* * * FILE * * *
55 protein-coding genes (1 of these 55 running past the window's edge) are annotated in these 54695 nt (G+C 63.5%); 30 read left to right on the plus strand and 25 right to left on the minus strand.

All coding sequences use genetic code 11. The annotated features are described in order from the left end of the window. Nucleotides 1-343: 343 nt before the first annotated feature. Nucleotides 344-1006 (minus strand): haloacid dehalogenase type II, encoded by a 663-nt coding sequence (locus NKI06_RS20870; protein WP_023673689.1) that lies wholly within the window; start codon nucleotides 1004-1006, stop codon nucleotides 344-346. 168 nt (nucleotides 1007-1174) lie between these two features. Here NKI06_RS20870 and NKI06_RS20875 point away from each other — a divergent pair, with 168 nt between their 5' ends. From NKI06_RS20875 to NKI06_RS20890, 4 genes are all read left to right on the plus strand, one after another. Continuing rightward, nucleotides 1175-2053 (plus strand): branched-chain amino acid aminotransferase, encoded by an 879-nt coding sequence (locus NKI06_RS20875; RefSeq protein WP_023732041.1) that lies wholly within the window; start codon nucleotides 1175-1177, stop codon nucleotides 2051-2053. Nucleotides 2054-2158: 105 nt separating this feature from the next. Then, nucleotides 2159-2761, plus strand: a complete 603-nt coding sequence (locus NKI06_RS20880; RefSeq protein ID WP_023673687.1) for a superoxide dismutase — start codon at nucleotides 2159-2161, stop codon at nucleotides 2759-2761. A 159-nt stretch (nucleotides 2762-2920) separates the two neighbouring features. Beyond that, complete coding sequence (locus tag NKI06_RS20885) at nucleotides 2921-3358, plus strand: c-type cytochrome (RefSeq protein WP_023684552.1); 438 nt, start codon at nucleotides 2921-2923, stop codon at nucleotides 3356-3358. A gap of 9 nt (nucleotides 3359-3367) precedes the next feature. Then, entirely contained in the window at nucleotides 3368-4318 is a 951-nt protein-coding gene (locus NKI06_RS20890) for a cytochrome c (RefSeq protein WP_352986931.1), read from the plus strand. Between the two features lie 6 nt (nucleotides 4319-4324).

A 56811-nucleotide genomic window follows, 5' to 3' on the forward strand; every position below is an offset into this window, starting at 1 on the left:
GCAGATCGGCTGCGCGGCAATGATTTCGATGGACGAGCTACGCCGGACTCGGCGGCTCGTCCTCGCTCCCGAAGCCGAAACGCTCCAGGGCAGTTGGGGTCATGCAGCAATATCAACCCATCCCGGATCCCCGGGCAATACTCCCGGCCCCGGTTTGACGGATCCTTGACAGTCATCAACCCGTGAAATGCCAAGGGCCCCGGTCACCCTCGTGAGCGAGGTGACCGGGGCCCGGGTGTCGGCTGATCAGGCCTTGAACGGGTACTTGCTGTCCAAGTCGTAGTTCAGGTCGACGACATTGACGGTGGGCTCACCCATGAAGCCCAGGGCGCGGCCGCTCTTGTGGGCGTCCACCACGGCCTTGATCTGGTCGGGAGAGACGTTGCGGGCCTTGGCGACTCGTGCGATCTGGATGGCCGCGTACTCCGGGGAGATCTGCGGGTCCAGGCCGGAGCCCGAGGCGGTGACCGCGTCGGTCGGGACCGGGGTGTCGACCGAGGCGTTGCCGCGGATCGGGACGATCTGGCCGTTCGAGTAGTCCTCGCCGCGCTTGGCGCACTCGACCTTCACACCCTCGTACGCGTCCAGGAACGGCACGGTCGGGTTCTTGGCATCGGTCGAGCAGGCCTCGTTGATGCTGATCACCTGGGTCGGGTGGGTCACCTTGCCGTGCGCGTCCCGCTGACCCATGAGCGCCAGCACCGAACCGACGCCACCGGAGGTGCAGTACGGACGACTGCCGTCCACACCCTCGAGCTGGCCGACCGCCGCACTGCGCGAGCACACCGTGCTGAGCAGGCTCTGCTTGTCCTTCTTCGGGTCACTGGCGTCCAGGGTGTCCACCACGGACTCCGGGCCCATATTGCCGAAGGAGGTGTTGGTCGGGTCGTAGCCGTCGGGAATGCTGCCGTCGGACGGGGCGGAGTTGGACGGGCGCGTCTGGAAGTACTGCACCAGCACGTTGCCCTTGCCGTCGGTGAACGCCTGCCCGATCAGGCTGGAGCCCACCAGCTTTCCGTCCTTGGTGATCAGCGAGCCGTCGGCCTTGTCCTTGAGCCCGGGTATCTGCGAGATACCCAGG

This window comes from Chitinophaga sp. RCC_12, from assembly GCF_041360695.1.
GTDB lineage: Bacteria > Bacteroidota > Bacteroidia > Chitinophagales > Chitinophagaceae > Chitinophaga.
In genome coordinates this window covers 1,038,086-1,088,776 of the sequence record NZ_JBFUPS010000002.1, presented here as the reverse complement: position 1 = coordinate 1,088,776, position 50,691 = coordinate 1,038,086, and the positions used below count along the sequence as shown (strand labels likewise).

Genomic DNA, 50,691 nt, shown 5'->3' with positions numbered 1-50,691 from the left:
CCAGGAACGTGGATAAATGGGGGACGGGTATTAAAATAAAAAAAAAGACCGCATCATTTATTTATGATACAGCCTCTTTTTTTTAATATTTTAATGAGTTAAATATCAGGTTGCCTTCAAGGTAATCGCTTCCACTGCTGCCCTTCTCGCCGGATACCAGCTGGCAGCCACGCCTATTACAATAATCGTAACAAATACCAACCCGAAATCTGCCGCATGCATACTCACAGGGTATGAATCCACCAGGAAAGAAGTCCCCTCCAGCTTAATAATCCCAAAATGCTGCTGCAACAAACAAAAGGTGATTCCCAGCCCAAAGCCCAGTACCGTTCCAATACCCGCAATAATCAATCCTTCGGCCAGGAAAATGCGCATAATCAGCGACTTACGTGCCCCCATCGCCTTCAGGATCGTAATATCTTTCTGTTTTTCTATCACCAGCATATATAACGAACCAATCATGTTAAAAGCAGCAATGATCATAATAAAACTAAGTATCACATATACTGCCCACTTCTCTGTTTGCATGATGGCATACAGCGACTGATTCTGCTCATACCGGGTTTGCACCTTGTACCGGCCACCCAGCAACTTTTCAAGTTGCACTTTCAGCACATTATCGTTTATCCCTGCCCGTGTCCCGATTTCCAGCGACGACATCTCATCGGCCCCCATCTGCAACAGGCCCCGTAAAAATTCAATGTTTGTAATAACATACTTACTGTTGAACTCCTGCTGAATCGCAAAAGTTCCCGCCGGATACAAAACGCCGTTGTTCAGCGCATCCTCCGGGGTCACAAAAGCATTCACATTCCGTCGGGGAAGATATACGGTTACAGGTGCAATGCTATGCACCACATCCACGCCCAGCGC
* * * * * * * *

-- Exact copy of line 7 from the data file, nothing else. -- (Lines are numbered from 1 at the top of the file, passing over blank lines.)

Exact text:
In genome coordinates this window covers 1,038,086-1,088,776 of the sequence record NZ_JBFUPS010000002.1, presented here as the reverse complement: position 1 = coordinate 1,088,776, position 50,691 = coordinate 1,038,086, and the positions used below count along the sequence as shown (strand labels likewise).